Earthquake Causes, Prediction. How did continents form?

G.Shankaranarayanan
26 Jul 2008
Note:This is my theory not yet peer reviewed.

When the earth was formed, the water molecules from the atmosphere started condensing and started falling on the molten crust of the earth and started cooling it. This resulted in the solidification of the outer crust of the earth. But as the water started accumulating the planetwide ocean that covered the entire planet without any land mass showing above the ocean, the weight of the planetwide ocean started squeezing the crust with its enormous weight. This resulted in the crust being squished out and the weakest part of the planetwide crust started coming out of the sea bed to form the first landmass of the earth that was above water. This process continued until the weight of the land mass jutting above the sea equalled the pressure of the weight of the planetwide ocean.

Once this pangean supercontinent was formed, the centripetal forces of earth's rotation started distributing it around the earth so that the centre of gravity is shifted back to the centre of the earth. This resulted in the breakup of the super continent into the continents we see today.

My theory is that the weight of the oceans is increasing and the further squeezing of the earth crust contributes to the formation of earthquakes (maybe it even causes volcanoes to erupt). So if we could somehow map the pressure of the oceans' weights on earth's crust we should be able to predict the occurences of earthquakes. One possibility is to map the epicenters of past earthquakes and magnitutes and form a pressure graph to see if the epicenters are the points at which pressures become equal, thus releasing the pressure potential as the kinetic energy of earthquakes.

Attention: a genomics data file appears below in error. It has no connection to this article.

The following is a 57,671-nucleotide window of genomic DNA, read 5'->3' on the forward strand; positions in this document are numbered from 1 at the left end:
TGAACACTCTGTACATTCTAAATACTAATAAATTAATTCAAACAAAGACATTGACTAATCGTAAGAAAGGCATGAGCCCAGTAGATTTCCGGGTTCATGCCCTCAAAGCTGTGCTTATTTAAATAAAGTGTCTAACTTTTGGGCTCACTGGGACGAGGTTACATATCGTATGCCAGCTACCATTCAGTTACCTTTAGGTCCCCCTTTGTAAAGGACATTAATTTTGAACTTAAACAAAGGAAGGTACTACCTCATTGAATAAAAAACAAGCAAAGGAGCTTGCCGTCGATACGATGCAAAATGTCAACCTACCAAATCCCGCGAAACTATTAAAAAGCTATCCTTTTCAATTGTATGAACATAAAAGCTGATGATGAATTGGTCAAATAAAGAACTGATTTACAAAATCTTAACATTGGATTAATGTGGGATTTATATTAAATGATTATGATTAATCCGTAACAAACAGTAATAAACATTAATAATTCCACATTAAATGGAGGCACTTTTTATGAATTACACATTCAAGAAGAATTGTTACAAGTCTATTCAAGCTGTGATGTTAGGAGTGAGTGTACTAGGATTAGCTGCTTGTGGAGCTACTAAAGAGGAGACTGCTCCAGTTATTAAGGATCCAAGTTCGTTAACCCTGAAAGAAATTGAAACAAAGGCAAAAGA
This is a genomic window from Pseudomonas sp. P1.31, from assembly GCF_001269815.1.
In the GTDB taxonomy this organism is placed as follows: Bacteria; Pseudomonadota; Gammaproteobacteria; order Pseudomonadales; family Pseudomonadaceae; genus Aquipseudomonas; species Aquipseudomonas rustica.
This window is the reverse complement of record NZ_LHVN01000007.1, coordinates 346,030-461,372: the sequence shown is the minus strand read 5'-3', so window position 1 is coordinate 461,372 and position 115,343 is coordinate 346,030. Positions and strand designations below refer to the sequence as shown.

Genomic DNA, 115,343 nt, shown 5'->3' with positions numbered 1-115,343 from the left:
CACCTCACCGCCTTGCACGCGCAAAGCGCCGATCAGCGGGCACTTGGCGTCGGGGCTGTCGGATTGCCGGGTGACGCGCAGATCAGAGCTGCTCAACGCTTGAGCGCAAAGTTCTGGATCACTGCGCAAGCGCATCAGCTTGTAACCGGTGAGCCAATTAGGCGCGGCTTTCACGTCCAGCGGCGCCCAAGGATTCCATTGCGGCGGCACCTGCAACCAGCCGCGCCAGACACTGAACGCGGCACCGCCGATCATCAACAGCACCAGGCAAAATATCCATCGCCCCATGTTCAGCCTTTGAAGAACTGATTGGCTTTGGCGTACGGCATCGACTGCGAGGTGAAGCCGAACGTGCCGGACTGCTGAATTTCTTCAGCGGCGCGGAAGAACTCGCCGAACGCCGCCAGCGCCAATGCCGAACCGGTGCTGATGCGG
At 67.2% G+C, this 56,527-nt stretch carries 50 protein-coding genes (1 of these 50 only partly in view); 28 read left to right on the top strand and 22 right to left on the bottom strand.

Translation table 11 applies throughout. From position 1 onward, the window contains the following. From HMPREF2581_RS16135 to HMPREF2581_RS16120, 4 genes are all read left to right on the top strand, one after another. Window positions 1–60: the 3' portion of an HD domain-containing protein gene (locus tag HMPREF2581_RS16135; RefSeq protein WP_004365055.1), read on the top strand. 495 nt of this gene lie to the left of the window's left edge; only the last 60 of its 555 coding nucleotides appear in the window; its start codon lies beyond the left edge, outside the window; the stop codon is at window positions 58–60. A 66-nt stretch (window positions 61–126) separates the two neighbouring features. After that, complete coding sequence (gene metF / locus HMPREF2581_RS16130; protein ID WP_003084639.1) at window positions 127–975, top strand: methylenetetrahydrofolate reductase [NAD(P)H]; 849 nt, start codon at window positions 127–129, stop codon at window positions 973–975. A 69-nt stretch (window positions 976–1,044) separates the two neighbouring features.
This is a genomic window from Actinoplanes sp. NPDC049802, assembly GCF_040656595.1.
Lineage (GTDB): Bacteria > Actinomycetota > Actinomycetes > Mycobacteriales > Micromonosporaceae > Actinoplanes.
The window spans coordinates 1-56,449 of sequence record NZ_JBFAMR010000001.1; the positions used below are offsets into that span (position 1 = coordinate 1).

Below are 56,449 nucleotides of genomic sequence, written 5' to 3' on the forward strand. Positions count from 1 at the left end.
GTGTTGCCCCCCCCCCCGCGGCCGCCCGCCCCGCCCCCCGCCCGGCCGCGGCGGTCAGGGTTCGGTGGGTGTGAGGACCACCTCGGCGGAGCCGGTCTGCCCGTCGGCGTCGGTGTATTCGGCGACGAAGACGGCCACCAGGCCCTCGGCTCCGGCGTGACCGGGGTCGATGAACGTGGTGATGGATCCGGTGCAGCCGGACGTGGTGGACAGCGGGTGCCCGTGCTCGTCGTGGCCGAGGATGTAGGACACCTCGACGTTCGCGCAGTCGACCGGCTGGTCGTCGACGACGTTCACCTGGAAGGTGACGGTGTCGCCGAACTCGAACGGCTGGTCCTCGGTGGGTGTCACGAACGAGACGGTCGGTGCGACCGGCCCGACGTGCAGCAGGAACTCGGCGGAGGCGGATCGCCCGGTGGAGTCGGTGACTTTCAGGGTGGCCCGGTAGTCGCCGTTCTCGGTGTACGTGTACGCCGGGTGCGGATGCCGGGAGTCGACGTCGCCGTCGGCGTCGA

One way to predict earthquakes would be to calculate by how much the volume and/or weight of the oceans increases in a period of time thus calculating the increase in pressures on different points of the crust due to the difference of volume of water nearby. By plotting this increase we may try to predict where the pressures are building up and by how much and where the pressures will be released and thus calcuate the epicenters of future earthquakes.

As for the formation of the pangean supercontinent. The rotation of the earth exerts a centripetal force on the equator of rotation thus causing oblation of the sphere, this results in the curst at the equator being the weakest. So it will be the equatorial crust that would have been squeezed out by the weight of the planetwide ocean. So the pangean supercontinent would have been formed near the equator and not near the poles. This is fortunate as, if the supercontinent had formed at the poles the centripetal forces acting on the supercontinent due to rotation of earth may have been too weak to break up the super continent.

This assumption that it was the oceans that created the continents precludes the theory that the pangean continent is formed cyclicaly, because once the centripetal forces splits up the continent too much energy will be required to put the pangean super continent back together again, so it may be a one way process. That is the super continent will be formed once and split up and equi distributed around the sphere. Once equilibrium is achieved the continents will stop moving or slow down drastically. Or the centripetal forces will progress till all the continents are further broken down until the entire planet is covered with islands that are equi-distributed around the sphere.

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NameVersionTimestamp byTrusted Timestamp done on
earthquake1a.exe1VerisignSunday, March 7, 2010, 7:07 AM
earthquake1b.exe1ComodoSunday, March 7, 2010, 7:07 AM
earthquake1c.exe1GlobalsignSunday, March 7, 2010, 7:07 AM

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